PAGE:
Current Repertory

Come With Me (2012) Inspired by the music Bombardino, Ladies in White, Dreams and Freedom Dance
Choreography: Rodrigo Pedernairas
Music: Paquito D’Rivera
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Etude (2002)
Choreography: Carla Maxwell
Music: Franz Schubert
Artistic Director Carla Maxwell’s choreographic tribute to José Limón distills his craft, style, and passion for movement into a short solo.

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Psalm Psalm (1967)
Choreography: José Limón
Music: Original-Eugene Lester/New Score-John Magnussen

“…an evocation of the heroic power of the human spirit, triumphant over death itself…

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MazurkaslargeBeatrizSchillerMazukas (1958)
Choreography: José Limón
Music: Frederic Chopin
A tribute to the heroic spirit of the Polish people, the work was created in 1958 for three men and four women. Mazurkas was restaged in 1985 for five women and four men, and consists of five solos, three duets, a men’s trio, a women’s quartet, and several group dances. It can be performed with the piano onstage.

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Missa Brevis (1958)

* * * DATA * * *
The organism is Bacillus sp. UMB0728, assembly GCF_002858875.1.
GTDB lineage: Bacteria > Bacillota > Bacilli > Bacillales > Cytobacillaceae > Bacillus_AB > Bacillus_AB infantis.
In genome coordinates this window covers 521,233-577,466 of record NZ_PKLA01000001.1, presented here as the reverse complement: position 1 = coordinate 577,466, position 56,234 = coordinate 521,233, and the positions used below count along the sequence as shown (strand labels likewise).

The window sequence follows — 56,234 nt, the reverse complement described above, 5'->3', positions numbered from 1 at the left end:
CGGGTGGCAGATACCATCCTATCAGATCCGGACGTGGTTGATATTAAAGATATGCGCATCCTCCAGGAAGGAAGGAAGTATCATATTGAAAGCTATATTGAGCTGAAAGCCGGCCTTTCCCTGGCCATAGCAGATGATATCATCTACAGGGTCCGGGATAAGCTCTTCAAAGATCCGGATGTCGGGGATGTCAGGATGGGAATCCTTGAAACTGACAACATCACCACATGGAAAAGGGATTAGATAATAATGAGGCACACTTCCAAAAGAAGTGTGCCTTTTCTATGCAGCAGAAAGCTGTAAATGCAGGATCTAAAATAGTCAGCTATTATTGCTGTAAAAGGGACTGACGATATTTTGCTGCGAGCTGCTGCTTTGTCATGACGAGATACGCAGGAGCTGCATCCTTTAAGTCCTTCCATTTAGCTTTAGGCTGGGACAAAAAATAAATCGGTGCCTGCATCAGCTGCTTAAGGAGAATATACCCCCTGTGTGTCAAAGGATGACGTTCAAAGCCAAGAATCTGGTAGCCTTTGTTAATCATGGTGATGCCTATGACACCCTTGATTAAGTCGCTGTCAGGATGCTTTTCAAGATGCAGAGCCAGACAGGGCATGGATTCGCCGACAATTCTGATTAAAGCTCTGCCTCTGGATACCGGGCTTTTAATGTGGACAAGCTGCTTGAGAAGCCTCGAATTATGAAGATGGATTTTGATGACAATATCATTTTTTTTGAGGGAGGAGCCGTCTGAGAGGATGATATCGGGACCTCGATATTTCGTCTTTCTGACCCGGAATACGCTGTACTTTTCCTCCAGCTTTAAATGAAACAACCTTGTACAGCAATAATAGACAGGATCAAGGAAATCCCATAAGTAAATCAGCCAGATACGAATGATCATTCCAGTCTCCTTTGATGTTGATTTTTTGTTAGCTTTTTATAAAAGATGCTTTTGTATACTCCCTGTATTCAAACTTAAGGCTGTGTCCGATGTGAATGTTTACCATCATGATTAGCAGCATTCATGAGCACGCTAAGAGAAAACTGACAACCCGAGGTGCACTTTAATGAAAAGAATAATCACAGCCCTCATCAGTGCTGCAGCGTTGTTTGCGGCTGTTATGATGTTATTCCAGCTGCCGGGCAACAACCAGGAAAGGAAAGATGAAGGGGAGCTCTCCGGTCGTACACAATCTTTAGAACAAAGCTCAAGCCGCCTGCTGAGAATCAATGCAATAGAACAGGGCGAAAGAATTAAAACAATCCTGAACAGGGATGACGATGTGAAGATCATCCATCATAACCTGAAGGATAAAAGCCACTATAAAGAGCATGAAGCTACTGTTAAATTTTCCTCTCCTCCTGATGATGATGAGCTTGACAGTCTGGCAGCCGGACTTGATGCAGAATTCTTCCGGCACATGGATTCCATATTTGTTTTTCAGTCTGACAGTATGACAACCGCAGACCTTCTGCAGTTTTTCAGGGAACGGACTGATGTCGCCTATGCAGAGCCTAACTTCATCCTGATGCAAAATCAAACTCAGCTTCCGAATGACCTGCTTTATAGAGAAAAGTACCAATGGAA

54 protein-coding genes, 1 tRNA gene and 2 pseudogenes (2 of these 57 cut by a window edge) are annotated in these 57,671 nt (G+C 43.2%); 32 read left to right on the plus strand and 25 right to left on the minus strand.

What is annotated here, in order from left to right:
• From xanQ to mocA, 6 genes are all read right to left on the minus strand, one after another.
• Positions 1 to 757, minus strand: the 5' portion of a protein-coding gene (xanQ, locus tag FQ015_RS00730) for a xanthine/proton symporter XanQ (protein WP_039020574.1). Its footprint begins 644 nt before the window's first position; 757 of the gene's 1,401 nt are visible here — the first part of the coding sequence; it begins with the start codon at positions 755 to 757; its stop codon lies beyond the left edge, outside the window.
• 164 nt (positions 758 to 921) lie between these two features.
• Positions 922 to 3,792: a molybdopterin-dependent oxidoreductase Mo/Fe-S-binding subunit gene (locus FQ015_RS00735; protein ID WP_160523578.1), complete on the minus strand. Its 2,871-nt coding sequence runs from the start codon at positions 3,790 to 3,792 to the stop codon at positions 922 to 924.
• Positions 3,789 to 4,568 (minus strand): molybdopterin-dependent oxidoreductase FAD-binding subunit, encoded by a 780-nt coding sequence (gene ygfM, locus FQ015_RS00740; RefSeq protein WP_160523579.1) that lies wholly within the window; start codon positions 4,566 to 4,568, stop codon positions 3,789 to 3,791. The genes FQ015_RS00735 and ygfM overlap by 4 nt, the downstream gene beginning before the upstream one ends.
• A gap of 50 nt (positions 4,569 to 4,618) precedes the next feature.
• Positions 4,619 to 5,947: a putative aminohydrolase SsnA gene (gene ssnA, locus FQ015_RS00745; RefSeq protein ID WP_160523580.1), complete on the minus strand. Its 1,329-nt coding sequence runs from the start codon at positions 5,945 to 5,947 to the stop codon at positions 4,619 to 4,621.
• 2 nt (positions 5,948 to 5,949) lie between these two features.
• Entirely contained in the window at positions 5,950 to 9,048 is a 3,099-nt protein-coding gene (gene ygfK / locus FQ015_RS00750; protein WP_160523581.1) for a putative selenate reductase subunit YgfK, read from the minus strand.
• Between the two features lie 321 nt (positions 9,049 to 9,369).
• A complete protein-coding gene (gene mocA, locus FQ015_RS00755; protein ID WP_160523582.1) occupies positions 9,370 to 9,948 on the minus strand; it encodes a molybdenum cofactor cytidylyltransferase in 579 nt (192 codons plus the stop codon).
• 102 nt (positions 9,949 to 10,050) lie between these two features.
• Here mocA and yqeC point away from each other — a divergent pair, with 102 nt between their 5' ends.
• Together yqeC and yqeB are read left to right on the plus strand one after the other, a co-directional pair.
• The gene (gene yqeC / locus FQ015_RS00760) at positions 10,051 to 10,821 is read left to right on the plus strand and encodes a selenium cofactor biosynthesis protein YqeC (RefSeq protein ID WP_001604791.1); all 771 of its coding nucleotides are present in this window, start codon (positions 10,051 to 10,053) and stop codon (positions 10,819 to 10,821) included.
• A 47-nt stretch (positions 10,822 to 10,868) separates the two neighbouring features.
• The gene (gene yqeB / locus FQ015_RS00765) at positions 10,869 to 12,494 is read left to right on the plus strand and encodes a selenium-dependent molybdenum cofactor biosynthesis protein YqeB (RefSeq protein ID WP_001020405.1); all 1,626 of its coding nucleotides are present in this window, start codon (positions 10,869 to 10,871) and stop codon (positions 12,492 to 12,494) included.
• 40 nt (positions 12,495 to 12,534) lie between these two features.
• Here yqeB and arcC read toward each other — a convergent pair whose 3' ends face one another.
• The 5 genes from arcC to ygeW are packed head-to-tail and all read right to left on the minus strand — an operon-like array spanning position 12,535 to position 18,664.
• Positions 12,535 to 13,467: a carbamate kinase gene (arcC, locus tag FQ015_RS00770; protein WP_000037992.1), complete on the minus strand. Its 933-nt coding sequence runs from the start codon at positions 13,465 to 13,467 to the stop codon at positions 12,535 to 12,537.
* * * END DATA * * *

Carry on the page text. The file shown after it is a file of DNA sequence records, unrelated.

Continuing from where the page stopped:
Choreography: José Limón
Music: Zoltán Kodály
Zoltán Kodály, the Hungarian composer, wrote Missa Brevis in Tempore Bellie at the end of World War II. A Mass in time of war, it was completed under great hardship during the siege of Budapest. Limón’s stirring choreography depicts an indomitable humanity rising up after near destruction. The piece is a memento to cities destroyed during World War II and to those unconquerable qualities in human beings that compel the spirit to rise in hope and to survive.

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There is a Time (1956)
Choreography: José Limón
Music: Norman Dello Joio
“To every thing there is a season, and a time to every purpose under heaven.” Chapter 3 of Ecclesiastes.The entire work is, both choreographically and musically, a theme with variations. Limón used as his theme a large circle, which, at the opening of the work, fills the stage and moves majestically as if to evoke the interminable passage of time. This circle is seen repeatedly in many guises, rhythms and dramatic shapes, always making allusion to the text from Ecclesiastes and its evocation of human experience.

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The Moor’s Pavane (1949)
Choreography: José Limón
Music: Henry Purcell, arranged by Simon Sadoff
Cited by critics the world over as José Limón’s masterpiece, it captures the drama and passion of Shakespeare’s Othello in a timeless portrayal of love, jealousy, and betrayal.View Video
Chaconne (1942)
Choreography: José Limón
Music: Johann Sebastian Bach
The “chaconne” as a dance form originated in New Spain, now Mexico, as a robust and raucous dance. Bach employed the strict musical form of the “chaconne” but enriched it with powerful emotional implications. Limón tried to capture in his dance both the formal austerity and the profound feeling of the music.

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